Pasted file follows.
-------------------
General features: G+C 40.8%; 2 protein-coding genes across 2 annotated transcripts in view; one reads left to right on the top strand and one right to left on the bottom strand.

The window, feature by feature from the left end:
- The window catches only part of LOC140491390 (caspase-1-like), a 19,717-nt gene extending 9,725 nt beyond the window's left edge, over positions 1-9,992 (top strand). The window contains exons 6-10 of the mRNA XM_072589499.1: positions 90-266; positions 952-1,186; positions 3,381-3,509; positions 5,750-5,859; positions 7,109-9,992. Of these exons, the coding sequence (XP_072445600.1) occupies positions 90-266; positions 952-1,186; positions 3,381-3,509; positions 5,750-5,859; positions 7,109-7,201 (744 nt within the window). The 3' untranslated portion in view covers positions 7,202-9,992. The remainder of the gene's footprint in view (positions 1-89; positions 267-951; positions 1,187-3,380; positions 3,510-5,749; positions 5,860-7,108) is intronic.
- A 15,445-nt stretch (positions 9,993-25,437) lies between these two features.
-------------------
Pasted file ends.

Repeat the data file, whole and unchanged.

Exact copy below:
General features: G+C 40.8%; 2 protein-coding genes across 2 annotated transcripts in view; one reads left to right on the top strand and one right to left on the bottom strand.

The window, feature by feature from the left end:
- The window catches only part of LOC140491390 (caspase-1-like), a 19,717-nt gene extending 9,725 nt beyond the window's left edge, over positions 1-9,992 (top strand). The window contains exons 6-10 of the mRNA XM_072589499.1: positions 90-266; positions 952-1,186; positions 3,381-3,509; positions 5,750-5,859; positions 7,109-9,992. Of these exons, the coding sequence (XP_072445600.1) occupies positions 90-266; positions 952-1,186; positions 3,381-3,509; positions 5,750-5,859; positions 7,109-7,201 (744 nt within the window). The 3' untranslated portion in view covers positions 7,202-9,992. The remainder of the gene's footprint in view (positions 1-89; positions 267-951; positions 1,187-3,380; positions 3,510-5,749; positions 5,860-7,108) is intronic.
- A 15,445-nt stretch (positions 9,993-25,437) lies between these two features.